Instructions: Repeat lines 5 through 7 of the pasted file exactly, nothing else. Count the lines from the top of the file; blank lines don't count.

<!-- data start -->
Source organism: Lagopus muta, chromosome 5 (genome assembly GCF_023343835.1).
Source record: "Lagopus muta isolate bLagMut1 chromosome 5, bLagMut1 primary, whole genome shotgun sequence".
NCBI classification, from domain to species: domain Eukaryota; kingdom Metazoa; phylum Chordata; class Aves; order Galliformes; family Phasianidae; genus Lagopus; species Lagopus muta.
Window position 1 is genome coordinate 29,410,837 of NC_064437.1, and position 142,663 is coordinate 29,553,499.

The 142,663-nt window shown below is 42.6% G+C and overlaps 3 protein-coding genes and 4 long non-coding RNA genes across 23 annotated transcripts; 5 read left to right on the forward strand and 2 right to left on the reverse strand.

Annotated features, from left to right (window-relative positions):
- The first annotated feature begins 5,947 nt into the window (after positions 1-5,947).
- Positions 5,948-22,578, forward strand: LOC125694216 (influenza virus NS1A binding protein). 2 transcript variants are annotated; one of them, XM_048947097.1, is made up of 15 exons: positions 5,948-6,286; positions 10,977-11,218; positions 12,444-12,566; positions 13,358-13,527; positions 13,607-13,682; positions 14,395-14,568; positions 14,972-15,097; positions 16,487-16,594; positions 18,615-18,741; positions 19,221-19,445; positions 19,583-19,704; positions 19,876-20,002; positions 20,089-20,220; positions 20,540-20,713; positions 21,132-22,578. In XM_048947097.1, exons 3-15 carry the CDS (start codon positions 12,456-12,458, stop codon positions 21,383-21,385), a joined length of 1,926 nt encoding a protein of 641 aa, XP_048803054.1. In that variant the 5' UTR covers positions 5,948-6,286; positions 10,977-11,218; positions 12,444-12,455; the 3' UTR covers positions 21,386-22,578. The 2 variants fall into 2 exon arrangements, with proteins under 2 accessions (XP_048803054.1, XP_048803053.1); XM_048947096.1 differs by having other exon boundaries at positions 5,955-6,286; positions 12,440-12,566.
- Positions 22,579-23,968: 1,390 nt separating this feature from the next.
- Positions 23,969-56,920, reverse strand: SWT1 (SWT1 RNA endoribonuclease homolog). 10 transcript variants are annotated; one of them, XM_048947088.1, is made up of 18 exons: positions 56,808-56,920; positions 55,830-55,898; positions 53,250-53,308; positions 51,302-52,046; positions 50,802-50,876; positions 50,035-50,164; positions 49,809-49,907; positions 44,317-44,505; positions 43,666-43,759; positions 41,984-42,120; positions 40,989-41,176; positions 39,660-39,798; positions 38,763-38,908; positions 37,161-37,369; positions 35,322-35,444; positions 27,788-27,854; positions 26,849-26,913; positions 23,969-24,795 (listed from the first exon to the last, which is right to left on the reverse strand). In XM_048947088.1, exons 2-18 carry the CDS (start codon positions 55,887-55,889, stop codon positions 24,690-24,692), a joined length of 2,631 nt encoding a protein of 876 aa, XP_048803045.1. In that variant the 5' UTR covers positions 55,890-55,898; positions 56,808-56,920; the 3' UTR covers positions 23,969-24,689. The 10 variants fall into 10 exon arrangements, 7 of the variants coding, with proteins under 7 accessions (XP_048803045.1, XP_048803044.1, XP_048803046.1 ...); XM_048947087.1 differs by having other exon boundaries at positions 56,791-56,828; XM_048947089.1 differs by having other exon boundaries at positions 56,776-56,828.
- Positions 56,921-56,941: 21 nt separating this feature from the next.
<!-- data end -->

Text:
The 142,663-nt window shown below is 42.6% G+C and overlaps 3 protein-coding genes and 4 long non-coding RNA genes across 23 annotated transcripts; 5 read left to right on the forward strand and 2 right to left on the reverse strand.

Annotated features, from left to right (window-relative positions):
- The first annotated feature begins 5,947 nt into the window (after positions 1-5,947).